The above chart is a major wake-up call for anyone who still believes that China will continue to import ever-increasing volumes of major commodities such as polyethylene (PE). It suggests demand and import growth are now at much lower levels than in the past, and may even have begun to peak.
The chart shows cumulative volumes in January-February 2015 (red column), versus 2014 (green), based on trade data from Global Trade Information Services:
- China’s overall demand has fallen 4% versus last year, whilst domestic production has risen 9%
- As a result, imports have fallen 20%, hitting all major Regions
- The Middle East is down 21%, NE Asia down 10%, NAFTA down 61%, Europe down 31%, and SE Asia was flat
There are a number of key messages that jump out from the data.
One key issue is the continuing increase in China’s own production. This is in line with my discussion yesterday of Sinopec’s 2014 results, which confirmed once again that China’s refining and petrochemical industry operates without the need to make Western-style returns on its investment.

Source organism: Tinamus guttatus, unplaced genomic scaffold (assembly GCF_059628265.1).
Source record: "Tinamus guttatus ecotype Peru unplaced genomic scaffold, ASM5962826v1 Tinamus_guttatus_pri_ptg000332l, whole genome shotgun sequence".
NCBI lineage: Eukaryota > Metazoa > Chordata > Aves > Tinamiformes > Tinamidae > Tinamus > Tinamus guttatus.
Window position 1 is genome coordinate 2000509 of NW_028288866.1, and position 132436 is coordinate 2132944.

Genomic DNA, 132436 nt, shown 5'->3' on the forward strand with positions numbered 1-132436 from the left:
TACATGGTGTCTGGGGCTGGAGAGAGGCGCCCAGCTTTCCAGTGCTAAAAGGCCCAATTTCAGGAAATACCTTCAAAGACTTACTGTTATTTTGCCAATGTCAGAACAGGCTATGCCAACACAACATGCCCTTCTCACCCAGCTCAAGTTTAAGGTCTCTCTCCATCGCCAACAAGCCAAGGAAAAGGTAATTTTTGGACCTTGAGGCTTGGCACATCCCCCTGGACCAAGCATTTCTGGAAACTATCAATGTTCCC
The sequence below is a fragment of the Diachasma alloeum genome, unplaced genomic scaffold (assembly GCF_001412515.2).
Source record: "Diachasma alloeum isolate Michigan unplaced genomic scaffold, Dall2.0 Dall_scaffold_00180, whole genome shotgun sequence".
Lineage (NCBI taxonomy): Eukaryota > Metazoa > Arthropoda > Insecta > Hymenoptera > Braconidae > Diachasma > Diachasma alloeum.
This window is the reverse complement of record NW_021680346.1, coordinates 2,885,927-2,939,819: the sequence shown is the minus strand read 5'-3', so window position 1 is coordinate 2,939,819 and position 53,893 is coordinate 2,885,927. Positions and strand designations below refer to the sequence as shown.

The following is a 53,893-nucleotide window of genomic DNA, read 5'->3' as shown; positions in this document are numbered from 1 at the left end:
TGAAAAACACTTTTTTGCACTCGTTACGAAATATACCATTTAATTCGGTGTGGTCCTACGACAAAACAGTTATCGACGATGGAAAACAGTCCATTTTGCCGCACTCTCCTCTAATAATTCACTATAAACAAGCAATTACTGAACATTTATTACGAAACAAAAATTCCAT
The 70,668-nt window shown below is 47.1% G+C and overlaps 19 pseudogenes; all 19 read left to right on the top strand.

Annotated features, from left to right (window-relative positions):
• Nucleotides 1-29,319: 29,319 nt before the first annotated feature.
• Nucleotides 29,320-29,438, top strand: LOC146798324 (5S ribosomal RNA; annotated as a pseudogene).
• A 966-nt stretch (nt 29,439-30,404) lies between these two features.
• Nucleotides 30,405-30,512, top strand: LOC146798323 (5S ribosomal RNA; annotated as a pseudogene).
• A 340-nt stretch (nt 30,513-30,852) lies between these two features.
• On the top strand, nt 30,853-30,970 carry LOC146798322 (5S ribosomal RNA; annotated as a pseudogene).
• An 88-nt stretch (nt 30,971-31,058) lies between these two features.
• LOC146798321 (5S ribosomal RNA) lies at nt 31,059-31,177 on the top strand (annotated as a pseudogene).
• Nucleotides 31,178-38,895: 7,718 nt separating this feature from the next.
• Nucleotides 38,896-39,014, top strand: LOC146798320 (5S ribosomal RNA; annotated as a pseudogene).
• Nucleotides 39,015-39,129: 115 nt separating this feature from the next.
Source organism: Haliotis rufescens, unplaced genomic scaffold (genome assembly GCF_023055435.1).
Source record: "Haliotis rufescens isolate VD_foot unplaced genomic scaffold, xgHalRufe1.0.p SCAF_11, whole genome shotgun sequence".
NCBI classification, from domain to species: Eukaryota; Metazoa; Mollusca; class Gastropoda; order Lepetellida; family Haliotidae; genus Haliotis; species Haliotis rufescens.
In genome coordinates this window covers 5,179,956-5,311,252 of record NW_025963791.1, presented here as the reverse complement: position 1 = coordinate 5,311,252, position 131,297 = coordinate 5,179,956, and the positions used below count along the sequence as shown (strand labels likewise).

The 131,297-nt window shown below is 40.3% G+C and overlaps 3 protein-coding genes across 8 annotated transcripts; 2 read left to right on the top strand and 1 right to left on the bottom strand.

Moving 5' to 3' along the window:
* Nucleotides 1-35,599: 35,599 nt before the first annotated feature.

A second is that it confirms my concern last year that China’s PE imports were then being artificially inflated by the “collateral trade“. This was a development in China’s shadow banking system, whereby imports of commodities such as PE, copper and iron ore were used as collateral for lending into the property sector*.
A third is confirmation, if confirmation were still needed, that China is unlikely to be very interested in taking additional imports from the planned US expansions. Slowing demand growth, and rising domestic demand production, means that China simply doesn’t need to buy from the US any more.
Instead, it is clearly aiming to increase employment in relatively high-paying industries such as petrochemicals and polymers. This neatly compensates for the loss of jobs in low-margin activities such as plastic film processing, and means that China retains most of the value-added..
This is clearly a difficult message for US producers. But it is better to face reality today, that to commit large sums of money to build new capacity for which there is no market.
* As described last June in my joint note with Polarwide of Hong Kong, Here today and gone tomorrow, a simple guide to China’s world of trade finance